In such a permissive environment corruption always wins. Accepting a bribe is not only profitable, but safe and socially acceptable -- like picking up money found lying on the ground. To refuse was to raise the scorn of powerful people. Yet the corruption of the entire governance system was a natural consequence.

In some cases it was unclear who controlled whom. Consider, for instance, Tsar Nicholas I, who in 1850 was enraged to discover no vodka for sale at the low, government-mandated price anywhere in his own capital. Incensed, the all-powerful emperor launched an immediate inquiry into this obvious violation of the tax farm regulations. Within days, the St. Petersburg tax farmers met with the finance minister and made clear that following the law by providing such cheap drinks would threaten their ability to pay the taxes on which Nicholas' government relied. Ten days after ordering the inquiry, Russia's supreme autocrat quietly rescinded his own order. Some observers went so far as to declare that “the government has no officials -- they all serve the tax farm; some by cooperation, others through connivance or silence.”

Once entrenched through the vodka tax-farm system, corruption in Russia took on a life of its own, seeping into the transactions of self-governing village communes and their assemblies, the court system, law enforcement, and even the local parishes of the venerable Russian Orthodox Church. And even after the vodka tax-farm system was abolished along with serfdom in the 1860s, the damage had already been done: the disrespect for law in a system of personalized power continued, while corrupt officials used their riches and deep connections at all levels of the government to move into other lucrative endeavors. Even Tsar Alexander II’s sweeping political and economic reforms did nothing to stop the petty corruption of the tavern keepers, and the watering-down and undermeasuring of drinks. It did nothing to remedy the infiltration of vodka, money, and influence into Russia's traditional institutions of local self-government and the Orthodox Church.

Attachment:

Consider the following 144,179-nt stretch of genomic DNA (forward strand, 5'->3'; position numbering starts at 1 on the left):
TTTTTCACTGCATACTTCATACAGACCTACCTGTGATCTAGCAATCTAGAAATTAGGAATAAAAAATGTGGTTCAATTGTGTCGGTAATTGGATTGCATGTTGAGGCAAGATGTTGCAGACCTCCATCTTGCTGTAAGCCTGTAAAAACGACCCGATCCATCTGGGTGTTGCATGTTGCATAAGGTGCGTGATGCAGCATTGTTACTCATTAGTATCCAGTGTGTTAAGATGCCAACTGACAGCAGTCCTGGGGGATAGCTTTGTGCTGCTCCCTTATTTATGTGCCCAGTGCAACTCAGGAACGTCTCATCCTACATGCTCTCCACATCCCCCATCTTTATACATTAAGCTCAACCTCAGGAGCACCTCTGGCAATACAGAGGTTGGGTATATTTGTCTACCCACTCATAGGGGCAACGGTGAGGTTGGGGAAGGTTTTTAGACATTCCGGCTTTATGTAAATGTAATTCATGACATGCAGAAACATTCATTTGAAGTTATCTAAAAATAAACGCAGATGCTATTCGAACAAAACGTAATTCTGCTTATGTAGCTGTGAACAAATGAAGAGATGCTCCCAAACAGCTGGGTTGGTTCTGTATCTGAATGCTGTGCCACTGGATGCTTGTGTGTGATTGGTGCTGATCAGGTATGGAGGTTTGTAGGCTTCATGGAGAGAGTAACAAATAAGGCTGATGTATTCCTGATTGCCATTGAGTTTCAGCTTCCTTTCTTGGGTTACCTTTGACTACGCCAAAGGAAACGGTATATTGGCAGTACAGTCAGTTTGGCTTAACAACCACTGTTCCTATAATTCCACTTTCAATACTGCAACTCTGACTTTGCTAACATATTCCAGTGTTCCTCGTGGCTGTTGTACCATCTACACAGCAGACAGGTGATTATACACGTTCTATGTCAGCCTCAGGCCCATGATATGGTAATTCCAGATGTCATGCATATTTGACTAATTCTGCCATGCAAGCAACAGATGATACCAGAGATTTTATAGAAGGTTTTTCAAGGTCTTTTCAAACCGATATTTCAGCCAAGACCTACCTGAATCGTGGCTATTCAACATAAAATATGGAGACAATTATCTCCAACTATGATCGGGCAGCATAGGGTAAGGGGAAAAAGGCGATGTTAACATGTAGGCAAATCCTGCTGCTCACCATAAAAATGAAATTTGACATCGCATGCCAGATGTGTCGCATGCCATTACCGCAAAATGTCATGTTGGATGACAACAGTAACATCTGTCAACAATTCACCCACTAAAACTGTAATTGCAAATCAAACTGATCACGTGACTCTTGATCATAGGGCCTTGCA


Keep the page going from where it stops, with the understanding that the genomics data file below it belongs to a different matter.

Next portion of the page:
What does this history lesson tell us about Russia’s corruption problem today, and the prospects for doing anything meaningful about it? Today, as back then, the divisions between politics and business in Russia are horribly blurred. Kremlin politics has taken on a distinctly feudal character -- a ruling caste dominating a system of vassals in which political loyalty and profitable public positions are bought and sold. Then, as now, corrupt practices among the political leadership provide a model for the rest of society -- which in turn casts doubt on who is actually in control: the government or the agents of corruption? Then, as now, the state is saddled with an inefficient, corrupt, and ever-growing bureaucracy that nobody designed and nobody seems to control. Now, as then, the resulting economic incentive is to invest in bribes rather than legitimate business practices to spare harassment by the authorities, which only further entrenches these practices. Now, as then, this systemic corruption hinders economic development by obstructing investment and inhibiting trade.